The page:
Not every organization staffs application DBAs. However, when application DBAs exist, general-purpose DBAs are still required to support the overall database environment and infrastructure. When application DBAs do not exist within an organization, general-purpose DBAs are likely to be assigned to support specific applications while also maintaining the organization’s database environment.
There are pros and cons to staffing application DBAs. The arguments in favor of application DBAs include the following:
a An application DBA can better focus on an individual application, which can result in better service to the developers of that application.
a The application DBA is more often viewed as an integral component of the development team and therefore is better informed about new development plans and changes.
a Because the application DBA works consistently on a specific set of applications, he can acquire a better overall understanding of how each application works, enabling him to better support the needs of the application developers.
a With a more comprehensive understanding of the application, an application DBA will have a better understanding of how the application impacts the overall business. This knowledge will likely result in the execution of DBA tasks to better support the organization.
But there are downsides to implementing an application DBA role, too. Application DBAs can lose sight of the overall data needs of the organization because of the narrow focus on a single application. The application DBA can become isolated. Lack of communication with a centralized DBA group (if one exists) can result in diminished sharing of skills. And when the application DBA implements useful procedures, it takes more effort to share these procedures with the other DBAs.
In general, when staffing application DBAs, be sure to also staff a centralized DBA group. The application DBAs should have primary responsibility for specific applications, but should also be viewed as part of the centralized DBA group.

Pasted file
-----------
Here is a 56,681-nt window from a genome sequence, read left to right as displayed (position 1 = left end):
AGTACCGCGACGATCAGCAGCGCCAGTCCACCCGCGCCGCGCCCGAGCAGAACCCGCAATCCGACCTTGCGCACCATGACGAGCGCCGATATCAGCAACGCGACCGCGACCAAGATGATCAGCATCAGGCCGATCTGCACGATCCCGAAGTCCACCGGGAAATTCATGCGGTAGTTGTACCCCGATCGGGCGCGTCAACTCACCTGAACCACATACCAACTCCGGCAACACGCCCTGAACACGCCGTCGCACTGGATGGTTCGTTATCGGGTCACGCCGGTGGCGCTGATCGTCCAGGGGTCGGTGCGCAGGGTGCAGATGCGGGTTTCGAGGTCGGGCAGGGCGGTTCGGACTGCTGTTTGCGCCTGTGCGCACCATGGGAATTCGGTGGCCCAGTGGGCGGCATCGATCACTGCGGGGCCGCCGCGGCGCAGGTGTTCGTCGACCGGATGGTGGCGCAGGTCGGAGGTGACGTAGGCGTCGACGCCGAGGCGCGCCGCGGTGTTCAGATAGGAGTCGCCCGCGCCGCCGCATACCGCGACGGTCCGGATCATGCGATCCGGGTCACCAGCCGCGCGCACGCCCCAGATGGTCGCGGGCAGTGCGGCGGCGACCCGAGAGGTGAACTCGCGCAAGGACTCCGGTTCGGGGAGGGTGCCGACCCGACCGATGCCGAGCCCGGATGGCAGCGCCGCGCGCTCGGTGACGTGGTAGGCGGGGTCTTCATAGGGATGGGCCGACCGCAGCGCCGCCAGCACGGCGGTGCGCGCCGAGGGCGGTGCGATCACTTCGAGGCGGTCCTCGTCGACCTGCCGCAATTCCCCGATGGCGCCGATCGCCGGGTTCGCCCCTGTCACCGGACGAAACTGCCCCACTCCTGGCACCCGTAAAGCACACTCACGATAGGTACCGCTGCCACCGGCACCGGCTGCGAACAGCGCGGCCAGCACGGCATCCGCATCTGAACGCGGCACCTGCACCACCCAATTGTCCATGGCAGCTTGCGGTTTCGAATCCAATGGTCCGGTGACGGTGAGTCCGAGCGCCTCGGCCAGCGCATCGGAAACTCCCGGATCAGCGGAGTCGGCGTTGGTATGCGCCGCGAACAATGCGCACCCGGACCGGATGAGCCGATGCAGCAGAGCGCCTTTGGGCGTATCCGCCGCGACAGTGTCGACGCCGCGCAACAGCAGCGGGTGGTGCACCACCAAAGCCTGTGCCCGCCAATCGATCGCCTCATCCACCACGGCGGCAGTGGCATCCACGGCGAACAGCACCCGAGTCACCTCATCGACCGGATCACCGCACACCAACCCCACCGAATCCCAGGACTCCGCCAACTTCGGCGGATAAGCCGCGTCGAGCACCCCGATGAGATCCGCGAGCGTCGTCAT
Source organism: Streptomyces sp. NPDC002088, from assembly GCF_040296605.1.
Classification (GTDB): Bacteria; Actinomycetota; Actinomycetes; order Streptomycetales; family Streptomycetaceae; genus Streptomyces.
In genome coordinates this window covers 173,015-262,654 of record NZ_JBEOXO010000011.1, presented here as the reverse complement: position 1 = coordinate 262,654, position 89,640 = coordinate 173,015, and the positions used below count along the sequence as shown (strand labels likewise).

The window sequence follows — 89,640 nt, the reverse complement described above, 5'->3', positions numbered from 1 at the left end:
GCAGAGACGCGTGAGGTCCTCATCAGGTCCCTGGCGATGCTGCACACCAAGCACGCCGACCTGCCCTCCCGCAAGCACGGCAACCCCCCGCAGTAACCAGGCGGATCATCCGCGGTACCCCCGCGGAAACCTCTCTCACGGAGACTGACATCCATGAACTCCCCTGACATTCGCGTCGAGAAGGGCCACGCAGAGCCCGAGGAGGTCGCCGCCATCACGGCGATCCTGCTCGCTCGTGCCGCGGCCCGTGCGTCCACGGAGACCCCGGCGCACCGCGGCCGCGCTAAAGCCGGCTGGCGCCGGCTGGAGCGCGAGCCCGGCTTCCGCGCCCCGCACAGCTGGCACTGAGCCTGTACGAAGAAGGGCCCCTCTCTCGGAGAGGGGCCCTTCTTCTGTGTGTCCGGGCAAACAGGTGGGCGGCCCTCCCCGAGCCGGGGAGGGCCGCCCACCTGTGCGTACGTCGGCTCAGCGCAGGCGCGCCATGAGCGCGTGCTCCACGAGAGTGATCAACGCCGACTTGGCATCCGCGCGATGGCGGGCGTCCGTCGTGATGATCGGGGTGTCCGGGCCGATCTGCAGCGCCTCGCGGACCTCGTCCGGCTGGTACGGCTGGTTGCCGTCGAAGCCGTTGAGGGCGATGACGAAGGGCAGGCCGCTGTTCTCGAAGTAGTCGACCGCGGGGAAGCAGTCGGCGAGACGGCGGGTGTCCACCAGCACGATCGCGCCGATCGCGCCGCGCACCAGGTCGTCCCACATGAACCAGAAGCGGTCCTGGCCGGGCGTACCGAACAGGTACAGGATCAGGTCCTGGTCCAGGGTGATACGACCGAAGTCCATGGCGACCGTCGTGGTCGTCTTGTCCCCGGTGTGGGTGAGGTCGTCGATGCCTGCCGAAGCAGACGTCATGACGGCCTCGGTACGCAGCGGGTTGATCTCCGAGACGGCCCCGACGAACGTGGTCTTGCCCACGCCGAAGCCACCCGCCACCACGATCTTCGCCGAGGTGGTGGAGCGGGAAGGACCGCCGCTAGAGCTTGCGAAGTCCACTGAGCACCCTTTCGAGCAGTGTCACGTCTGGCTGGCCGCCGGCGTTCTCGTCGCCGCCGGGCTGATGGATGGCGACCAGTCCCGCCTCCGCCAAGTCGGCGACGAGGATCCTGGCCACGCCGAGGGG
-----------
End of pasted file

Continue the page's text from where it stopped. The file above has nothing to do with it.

Larger organizations sometimes create very specialized DBAs that focus on a specific DBA task. However, task-oriented DBAs are quite rare outside of very large IT shops. One example of a task-oriented DBA is a backup-and-recovery DBA who devotes his entire day to ensuring the recoverability of the organization’s databases.
Most organizations cannot afford this level of specialization, but when possible, task-oriented DBAs can ensure that very knowledgeable specialists tackle very important DBA tasks.
Performance analysts are a specific type of task-oriented DBA. The performance analyst, more common than other task-oriented DBAs, focuses solely on the performance of database applications.
A performance analyst must understand the details and nuances of SQL coding for performance and be able to design databases for performance. A performance analyst will have very detailed technical knowledge of the DBMS so that he can make appropriate changes to DBMS and system parameters when required.
However, the performance analyst should not be a system DBA. The performance analyst must be able to speak to application developers in their language in order to help them facilitate appropriate program changes for performance.
The performance analyst is usually the most skilled, senior member of the DBA staff, a role that he has grown into due to his experience and the respect he has gained in past tuning endeavors.
Data Warehouse Administrator
Organizations that implement data warehouses for performing in-depth data analysis often staff DBAs specifically to monitor and support the data warehouse environment. Data warehouse administrators must be capable DBAs, but with a thorough understanding of the differences between a database that supports OLTP and a data warehouse. Data warehouse administration requires experience with BI and query tools, specialized database design for data warehousing, knowledge of data warehousing technologies (such as OLAP, ETL, etc.), ETL skills, and so on.
Of course, there may be other types of DBAs, too. The point is that there is not one simple job out there with the title DBA. There are actually many jobs that fall under the larger heading of database administrator.